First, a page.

I am concerned that my wife might suddenly move back to the States with our US-born child, without my consent, although we are both “immigrants” to Israel, on a trial “Aliyah” in Israel, from the U.S.A. If she does, and I am forced to bring Hague Convention proceedings for the return of my abducted child to Israel , how will it be decided which country is “home” for our child – the States or Israel – and whether I will get a return order?

Firstly, the Hague Convention order you would be seeking would be to order the child back to the country of his/her habitual residence or the “home” country . As there is no definition of habitual residence in the convention itself , this concept is interpreted differently by different “Hague” countries. Secondly, the Hague proceedings requesting a return to the “Home” country actually take place in the country where the child is physically present – in your case, this would be the States. In Israel, the courts’ interpretation of habitual residence is child-based, although it also considers the parents’ last common intentions, but in the U.S.A, greater emphasis is given to parental intentions.

For example, in December 2013, a U.S. federal appeal court refused to return a child to New Zealand ruling that the minor had retained habitual residence in the United States despite actually living in New Zealand for three and a half years. The reason given was that the parents, both of whom were naturalized U.S. Citizens (the mother South African and the father a New Zealander) , had shared a common intention to live in America permanently before they separated in New Zealand, where they had been living only temporarily, prior to the unilateral removal of the child to the States, by the Mother.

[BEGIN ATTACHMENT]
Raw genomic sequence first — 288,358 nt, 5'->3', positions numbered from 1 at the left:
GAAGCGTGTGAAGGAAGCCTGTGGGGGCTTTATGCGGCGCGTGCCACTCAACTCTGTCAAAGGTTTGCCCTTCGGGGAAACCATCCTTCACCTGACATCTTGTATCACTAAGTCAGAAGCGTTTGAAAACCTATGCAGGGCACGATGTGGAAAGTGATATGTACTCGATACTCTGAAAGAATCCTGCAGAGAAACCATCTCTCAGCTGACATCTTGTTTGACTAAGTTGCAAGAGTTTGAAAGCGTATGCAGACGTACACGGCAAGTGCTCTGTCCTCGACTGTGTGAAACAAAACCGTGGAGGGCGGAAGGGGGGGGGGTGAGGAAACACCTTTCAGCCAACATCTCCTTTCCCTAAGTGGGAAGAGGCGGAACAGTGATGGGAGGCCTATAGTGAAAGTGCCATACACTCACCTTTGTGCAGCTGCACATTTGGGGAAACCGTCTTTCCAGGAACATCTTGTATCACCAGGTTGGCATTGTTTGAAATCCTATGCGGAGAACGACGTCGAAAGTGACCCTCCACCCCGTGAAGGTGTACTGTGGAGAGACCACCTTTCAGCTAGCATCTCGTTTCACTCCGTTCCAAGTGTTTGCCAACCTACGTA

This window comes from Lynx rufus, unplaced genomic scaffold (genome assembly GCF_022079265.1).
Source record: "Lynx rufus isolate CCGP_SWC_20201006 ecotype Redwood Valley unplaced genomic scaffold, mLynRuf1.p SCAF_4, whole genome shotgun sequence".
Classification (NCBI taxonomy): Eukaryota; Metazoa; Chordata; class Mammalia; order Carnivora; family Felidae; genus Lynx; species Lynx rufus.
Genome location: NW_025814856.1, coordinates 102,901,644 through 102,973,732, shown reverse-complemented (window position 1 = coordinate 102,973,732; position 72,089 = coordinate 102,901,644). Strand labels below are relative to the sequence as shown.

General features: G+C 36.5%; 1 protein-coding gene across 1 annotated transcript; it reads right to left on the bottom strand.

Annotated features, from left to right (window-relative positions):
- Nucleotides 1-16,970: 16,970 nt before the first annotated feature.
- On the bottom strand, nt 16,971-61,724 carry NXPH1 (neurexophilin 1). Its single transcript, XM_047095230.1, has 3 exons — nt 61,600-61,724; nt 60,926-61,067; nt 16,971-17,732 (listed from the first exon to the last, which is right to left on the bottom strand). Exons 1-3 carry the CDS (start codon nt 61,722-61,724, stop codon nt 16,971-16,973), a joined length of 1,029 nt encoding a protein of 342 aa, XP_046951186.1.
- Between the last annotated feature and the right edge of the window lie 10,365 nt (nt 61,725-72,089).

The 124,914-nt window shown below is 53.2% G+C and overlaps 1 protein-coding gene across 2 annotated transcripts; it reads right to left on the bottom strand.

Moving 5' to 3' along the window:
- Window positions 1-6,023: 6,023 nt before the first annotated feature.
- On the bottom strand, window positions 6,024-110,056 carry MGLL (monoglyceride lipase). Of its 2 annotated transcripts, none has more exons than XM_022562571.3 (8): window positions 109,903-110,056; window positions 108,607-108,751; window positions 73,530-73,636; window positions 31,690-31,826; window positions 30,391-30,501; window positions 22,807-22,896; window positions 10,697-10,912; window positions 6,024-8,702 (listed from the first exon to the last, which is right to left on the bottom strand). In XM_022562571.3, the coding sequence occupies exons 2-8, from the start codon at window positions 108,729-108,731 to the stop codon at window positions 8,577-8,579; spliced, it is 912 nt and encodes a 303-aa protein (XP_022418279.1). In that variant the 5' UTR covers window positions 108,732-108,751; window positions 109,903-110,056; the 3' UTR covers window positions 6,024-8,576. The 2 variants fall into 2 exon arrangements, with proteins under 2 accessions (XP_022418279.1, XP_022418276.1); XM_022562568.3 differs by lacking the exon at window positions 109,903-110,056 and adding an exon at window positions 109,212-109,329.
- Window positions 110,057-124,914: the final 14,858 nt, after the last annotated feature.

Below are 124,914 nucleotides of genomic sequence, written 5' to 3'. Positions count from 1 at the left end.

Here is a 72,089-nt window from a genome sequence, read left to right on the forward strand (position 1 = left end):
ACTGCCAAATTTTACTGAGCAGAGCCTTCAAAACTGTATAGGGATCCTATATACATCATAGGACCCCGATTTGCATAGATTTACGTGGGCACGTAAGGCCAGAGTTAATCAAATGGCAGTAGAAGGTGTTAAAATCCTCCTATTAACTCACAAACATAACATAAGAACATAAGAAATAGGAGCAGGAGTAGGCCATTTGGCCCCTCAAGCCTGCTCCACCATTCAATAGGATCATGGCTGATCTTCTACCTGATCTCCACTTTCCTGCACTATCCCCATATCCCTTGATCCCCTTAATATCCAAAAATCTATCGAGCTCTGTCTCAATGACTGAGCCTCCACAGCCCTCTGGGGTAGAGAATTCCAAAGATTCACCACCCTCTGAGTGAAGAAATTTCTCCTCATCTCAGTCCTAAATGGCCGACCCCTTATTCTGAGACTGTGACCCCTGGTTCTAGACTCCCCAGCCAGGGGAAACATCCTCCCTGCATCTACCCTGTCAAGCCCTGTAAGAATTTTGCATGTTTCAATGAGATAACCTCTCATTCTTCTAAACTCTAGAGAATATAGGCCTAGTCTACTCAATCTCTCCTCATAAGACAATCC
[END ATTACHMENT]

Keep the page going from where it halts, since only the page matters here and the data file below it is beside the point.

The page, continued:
In contrast, in Israel, courts hearing a request for a return order overseas, tend to concentrate on “facts on the ground” and the position from the child’s perspective. While they examine many factors, including parental intention, when deciding whether Israel, or the requesting State ,is the country of habitual residence, because the situationis viewed primaily from the children’s perspective, children can establish habitual residence relatively quickly, in Israel, if they attend school, and have established social connections etc. Therefore it is particularly important to act quickly in child abductions to Israel,to maximize the chances of a prompt return order.

Hague Convention Countries

The “Hague” countries that are bound by the Convention in relation to abductions to and from Israel are:

Andorra | Argentina | Australia | Austria | The Bahamas | Belarus | Belgium | Belize | Bosnia and Herzegovina | Brazil | Burkina Faso | Canada | Cayman Islands | Chile | China | (Hong Kong & Macau) | Colombia | Croatia | Cyprus | Czech Republic | Denmark | Ecuador | Estonia | Falkland Islands | Fiji | Finland | France | Gabon | Georgia | Germany | Greece | Honduras | Hungary | Iceland | Ireland | Israel | Italy | Japan | Latvia | Lithuania | Luxembourg | Macedonia | Malta | Mauritius | Mexico | Monaco | Moldova | Morocco | Netherlands | New Zealand | Nicaragua | Norway | Panama | Paraguay | Peru | Poland | Portugal | Romania | Russia | St Kitts and Nevis | Serbia and Montenegro  | Singapore | Slovakia | Slovenia | South Africa | Spain | Sweden | Switzerland | Turkey | Turkmenistan | United Kingdom | United States of America | Ukraine | Uruguay | Uzbekistan | Venezuela | Zimbabwe

New countries may join the Convention in the future so that it applies to abductions between them and Israel, if Israel accepts their accession.